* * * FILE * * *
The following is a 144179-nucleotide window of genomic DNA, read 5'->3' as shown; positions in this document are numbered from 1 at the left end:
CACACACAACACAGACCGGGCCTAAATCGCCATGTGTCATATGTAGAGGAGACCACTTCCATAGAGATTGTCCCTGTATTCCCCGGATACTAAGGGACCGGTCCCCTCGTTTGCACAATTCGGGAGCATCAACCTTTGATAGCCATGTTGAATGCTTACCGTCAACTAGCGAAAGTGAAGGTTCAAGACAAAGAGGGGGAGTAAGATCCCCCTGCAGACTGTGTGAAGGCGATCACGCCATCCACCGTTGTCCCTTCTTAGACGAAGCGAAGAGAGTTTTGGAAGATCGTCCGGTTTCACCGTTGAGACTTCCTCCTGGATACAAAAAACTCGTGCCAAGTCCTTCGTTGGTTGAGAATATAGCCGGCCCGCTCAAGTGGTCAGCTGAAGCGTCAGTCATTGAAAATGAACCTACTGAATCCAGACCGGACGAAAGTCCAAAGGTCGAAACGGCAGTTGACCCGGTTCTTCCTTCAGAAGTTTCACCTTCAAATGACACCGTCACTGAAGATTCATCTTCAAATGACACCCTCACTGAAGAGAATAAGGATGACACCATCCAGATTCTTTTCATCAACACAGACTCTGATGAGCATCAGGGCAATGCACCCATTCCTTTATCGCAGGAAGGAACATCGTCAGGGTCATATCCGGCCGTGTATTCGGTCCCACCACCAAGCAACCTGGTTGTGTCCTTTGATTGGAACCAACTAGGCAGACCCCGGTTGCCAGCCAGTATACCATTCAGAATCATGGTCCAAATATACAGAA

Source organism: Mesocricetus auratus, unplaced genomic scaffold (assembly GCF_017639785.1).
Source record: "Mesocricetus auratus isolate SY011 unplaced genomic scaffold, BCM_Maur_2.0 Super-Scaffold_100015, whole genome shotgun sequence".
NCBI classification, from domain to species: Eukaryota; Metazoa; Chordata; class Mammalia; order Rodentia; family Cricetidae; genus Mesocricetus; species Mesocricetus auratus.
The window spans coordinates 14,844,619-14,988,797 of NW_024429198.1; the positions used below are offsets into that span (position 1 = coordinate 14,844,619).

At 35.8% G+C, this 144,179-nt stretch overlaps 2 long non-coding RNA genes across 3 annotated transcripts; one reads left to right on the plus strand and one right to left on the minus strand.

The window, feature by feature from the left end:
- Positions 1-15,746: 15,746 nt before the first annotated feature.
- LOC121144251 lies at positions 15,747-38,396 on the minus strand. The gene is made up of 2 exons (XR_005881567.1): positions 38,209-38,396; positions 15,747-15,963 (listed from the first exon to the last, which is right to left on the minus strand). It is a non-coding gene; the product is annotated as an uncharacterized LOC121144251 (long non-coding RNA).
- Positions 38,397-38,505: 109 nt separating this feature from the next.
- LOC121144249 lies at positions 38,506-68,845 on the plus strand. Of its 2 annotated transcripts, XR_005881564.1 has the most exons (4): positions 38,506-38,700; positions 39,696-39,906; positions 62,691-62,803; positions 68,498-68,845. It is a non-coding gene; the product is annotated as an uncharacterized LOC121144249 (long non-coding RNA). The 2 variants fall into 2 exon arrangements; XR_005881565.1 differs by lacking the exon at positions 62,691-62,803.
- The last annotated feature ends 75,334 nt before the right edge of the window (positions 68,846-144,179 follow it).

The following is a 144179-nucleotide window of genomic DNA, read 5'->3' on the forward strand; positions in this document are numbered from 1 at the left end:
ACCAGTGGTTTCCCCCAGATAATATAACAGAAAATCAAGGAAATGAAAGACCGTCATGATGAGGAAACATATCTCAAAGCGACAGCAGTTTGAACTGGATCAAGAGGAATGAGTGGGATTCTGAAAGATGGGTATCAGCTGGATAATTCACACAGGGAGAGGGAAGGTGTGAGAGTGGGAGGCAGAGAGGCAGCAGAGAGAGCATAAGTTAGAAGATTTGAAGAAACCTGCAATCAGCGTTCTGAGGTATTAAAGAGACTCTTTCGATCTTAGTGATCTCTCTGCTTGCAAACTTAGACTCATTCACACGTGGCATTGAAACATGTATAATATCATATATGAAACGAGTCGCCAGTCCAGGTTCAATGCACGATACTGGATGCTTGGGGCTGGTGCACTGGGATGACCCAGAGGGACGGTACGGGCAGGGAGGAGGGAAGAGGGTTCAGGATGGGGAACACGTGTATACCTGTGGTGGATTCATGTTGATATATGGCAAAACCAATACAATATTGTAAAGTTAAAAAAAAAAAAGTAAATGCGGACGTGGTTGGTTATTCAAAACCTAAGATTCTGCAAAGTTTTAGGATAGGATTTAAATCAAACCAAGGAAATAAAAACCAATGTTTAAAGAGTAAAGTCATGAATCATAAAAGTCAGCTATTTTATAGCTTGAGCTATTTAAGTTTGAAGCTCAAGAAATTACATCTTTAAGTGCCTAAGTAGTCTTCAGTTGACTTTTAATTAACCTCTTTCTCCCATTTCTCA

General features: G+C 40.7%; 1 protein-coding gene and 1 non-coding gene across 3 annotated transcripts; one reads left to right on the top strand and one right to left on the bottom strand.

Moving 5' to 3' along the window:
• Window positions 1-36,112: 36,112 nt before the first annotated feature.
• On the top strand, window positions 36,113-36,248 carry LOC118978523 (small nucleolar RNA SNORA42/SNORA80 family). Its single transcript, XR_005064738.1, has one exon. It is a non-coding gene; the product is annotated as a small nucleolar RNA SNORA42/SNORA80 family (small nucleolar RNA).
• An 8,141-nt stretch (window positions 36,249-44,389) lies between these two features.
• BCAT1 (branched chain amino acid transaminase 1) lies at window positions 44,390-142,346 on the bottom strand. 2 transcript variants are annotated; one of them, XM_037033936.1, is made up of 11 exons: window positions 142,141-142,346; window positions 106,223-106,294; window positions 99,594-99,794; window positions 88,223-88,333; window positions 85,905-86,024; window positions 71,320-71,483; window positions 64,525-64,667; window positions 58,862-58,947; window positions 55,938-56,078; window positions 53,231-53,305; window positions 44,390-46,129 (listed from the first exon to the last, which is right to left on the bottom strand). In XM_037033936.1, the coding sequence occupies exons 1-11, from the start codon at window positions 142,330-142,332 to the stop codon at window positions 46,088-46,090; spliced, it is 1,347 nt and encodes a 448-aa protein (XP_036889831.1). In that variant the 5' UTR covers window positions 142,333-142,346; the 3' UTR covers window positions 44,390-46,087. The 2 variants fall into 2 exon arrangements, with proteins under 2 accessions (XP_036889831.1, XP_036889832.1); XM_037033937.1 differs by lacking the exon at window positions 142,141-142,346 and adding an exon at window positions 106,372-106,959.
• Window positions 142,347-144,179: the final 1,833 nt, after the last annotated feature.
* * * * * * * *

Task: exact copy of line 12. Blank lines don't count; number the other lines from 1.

- LOC121144249 lies at positions 38,506-68,845 on the plus strand. Of its 2 annotated transcripts, XR_005881564.1 has the most exons (4): positions 38,506-38,700; positions 39,696-39,906; positions 62,691-62,803; positions 68,498-68,845. It is a non-coding gene; the product is annotated as an uncharacterized LOC121144249 (long non-coding RNA). The 2 variants fall into 2 exon arrangements; XR_005881565.1 differs by lacking the exon at positions 62,691-62,803.